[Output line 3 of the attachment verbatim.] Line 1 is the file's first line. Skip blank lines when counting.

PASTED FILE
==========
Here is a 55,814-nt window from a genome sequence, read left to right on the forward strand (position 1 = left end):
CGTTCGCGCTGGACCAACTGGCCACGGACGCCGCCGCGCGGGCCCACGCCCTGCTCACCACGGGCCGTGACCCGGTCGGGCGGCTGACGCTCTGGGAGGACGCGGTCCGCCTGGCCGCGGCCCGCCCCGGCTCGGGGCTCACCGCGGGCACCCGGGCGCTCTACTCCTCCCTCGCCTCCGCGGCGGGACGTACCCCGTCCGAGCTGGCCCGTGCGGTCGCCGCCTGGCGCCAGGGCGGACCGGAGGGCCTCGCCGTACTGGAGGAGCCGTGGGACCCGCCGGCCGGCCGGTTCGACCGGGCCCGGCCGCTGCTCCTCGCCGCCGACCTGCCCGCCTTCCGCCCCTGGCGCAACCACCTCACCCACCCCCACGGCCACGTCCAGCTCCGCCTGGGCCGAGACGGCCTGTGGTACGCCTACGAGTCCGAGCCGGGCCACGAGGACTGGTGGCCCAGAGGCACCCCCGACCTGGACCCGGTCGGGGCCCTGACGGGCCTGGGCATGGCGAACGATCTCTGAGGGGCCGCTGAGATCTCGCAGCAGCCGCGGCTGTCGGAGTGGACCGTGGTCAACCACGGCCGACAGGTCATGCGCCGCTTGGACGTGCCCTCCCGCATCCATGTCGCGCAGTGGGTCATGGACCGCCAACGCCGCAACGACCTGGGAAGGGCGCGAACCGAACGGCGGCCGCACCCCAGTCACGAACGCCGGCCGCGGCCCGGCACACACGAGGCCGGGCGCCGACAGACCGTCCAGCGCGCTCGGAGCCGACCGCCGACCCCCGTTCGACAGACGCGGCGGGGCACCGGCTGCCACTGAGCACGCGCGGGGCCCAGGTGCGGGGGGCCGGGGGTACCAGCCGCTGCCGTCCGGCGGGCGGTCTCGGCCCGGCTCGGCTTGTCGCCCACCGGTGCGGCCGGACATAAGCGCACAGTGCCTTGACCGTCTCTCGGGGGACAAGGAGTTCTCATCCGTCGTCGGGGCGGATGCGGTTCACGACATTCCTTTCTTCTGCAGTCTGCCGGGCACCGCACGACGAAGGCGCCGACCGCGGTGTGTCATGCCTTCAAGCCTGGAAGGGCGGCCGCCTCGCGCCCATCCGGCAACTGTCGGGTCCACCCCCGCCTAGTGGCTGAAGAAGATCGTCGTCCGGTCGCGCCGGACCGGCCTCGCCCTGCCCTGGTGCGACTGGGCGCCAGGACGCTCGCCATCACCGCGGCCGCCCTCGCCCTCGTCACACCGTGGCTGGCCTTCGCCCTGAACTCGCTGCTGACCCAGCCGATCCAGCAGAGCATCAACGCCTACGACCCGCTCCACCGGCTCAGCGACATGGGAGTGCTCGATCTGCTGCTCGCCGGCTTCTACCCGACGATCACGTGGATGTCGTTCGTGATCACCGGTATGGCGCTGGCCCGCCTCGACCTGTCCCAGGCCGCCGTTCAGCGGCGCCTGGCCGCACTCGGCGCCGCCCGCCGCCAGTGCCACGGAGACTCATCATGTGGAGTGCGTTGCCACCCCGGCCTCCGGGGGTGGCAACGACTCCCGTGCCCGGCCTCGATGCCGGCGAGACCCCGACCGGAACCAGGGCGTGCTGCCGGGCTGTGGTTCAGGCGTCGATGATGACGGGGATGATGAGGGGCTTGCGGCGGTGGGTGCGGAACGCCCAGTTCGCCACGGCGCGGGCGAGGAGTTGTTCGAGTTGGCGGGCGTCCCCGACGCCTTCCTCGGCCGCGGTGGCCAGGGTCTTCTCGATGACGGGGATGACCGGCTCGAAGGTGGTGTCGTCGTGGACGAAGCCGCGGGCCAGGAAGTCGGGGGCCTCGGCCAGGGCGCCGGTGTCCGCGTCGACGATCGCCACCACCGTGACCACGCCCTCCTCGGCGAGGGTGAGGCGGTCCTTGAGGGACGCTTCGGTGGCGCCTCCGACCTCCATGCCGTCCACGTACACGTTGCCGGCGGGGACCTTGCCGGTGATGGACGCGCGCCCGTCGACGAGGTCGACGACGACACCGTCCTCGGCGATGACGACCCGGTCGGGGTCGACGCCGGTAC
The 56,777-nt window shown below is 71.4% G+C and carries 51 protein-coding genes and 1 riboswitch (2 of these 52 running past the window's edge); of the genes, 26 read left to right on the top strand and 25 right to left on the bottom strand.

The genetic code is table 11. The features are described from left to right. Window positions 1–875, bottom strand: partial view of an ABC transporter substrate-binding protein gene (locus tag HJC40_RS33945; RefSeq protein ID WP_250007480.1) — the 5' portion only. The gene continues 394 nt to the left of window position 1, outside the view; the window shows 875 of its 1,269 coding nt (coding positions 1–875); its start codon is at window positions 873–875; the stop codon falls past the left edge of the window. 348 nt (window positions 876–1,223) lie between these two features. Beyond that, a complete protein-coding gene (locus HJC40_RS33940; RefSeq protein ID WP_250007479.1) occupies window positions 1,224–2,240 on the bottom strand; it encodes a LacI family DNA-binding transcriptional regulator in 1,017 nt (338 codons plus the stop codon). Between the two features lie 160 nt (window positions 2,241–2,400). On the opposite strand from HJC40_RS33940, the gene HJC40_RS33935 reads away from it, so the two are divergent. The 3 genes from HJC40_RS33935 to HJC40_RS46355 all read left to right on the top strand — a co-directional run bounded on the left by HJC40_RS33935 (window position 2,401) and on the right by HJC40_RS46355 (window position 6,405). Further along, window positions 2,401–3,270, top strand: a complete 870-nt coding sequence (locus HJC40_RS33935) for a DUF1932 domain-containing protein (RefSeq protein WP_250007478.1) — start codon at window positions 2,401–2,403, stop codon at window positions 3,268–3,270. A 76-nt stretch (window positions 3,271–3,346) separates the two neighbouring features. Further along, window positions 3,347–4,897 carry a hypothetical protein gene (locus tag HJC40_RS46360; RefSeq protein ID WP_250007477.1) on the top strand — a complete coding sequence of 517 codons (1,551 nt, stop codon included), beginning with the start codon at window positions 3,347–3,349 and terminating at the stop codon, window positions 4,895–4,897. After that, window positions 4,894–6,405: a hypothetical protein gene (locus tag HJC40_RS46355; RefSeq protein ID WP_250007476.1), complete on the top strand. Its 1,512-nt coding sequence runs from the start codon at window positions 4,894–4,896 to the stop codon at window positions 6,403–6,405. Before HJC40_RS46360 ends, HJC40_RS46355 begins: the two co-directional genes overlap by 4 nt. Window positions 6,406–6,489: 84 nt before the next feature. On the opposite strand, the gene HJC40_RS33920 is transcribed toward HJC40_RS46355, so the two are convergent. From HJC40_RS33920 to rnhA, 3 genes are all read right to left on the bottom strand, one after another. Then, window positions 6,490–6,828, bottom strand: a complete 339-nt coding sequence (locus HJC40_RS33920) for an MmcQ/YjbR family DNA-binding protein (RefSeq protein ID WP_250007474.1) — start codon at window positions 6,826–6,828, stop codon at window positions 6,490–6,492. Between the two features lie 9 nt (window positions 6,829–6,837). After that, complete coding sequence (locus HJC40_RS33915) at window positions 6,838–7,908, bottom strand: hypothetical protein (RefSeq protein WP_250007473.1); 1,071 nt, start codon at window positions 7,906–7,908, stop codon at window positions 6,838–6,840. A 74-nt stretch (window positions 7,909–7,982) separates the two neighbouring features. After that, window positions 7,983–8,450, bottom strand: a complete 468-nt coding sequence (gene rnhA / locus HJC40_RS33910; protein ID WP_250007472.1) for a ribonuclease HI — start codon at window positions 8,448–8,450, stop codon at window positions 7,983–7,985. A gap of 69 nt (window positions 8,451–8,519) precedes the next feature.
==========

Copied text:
The 56,777-nt window shown below is 71.4% G+C and carries 51 protein-coding genes and 1 riboswitch (2 of these 52 running past the window's edge); of the genes, 26 read left to right on the top strand and 25 right to left on the bottom strand.